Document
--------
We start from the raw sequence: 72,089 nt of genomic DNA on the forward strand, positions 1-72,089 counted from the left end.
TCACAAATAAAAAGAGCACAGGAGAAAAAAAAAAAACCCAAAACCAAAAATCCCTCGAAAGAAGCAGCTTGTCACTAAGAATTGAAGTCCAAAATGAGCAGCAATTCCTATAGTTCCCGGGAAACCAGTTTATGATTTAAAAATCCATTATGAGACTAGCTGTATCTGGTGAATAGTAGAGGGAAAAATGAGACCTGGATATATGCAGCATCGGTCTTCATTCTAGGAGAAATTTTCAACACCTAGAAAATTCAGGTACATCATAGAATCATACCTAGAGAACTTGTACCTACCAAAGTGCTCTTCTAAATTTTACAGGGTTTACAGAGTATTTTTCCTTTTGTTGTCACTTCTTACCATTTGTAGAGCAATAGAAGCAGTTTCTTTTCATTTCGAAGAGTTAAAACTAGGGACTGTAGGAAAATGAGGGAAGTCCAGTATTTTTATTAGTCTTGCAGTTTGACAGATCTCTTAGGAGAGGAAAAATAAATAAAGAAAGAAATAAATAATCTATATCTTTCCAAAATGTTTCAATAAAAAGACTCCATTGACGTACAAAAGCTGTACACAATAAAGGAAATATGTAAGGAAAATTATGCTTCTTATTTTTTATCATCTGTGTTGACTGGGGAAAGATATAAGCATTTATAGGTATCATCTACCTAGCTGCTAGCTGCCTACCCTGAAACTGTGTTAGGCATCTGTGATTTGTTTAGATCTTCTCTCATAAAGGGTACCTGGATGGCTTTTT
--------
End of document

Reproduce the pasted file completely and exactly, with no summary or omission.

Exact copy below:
We start from the raw sequence: 72,089 nt of genomic DNA on the forward strand, positions 1-72,089 counted from the left end.
TCACAAATAAAAAGAGCACAGGAGAAAAAAAAAAAACCCAAAACCAAAAATCCCTCGAAAGAAGCAGCTTGTCACTAAGAATTGAAGTCCAAAATGAGCAGCAATTCCTATAGTTCCCGGGAAACCAGTTTATGATTTAAAAATCCATTATGAGACTAGCTGTATCTGGTGAATAGTAGAGGGAAAAATGAGACCTGGATATATGCAGCATCGGTCTTCATTCTAGGAGAAATTTTCAACACCTAGAAAATTCAGGTACATCATAGAATCATACCTAGAGAACTTGTACCTACCAAAGTGCTCTTCTAAATTTTACAGGGTTTACAGAGTATTTTTCCTTTTGTTGTCACTTCTTACCATTTGTAGAGCAATAGAAGCAGTTTCTTTTCATTTCGAAGAGTTAAAACTAGGGACTGTAGGAAAATGAGGGAAGTCCAGTATTTTTATTAGTCTTGCAGTTTGACAGATCTCTTAGGAGAGGAAAAATAAATAAAGAAAGAAATAAATAATCTATATCTTTCCAAAATGTTTCAATAAAAAGACTCCATTGACGTACAAAAGCTGTACACAATAAAGGAAATATGTAAGGAAAATTATGCTTCTTATTTTTTATCATCTGTGTTGACTGGGGAAAGATATAAGCATTTATAGGTATCATCTACCTAGCTGCTAGCTGCCTACCCTGAAACTGTGTTAGGCATCTGTGATTTGTTTAGATCTTCTCTCATAAAGGGTACCTGGATGGCTTTTT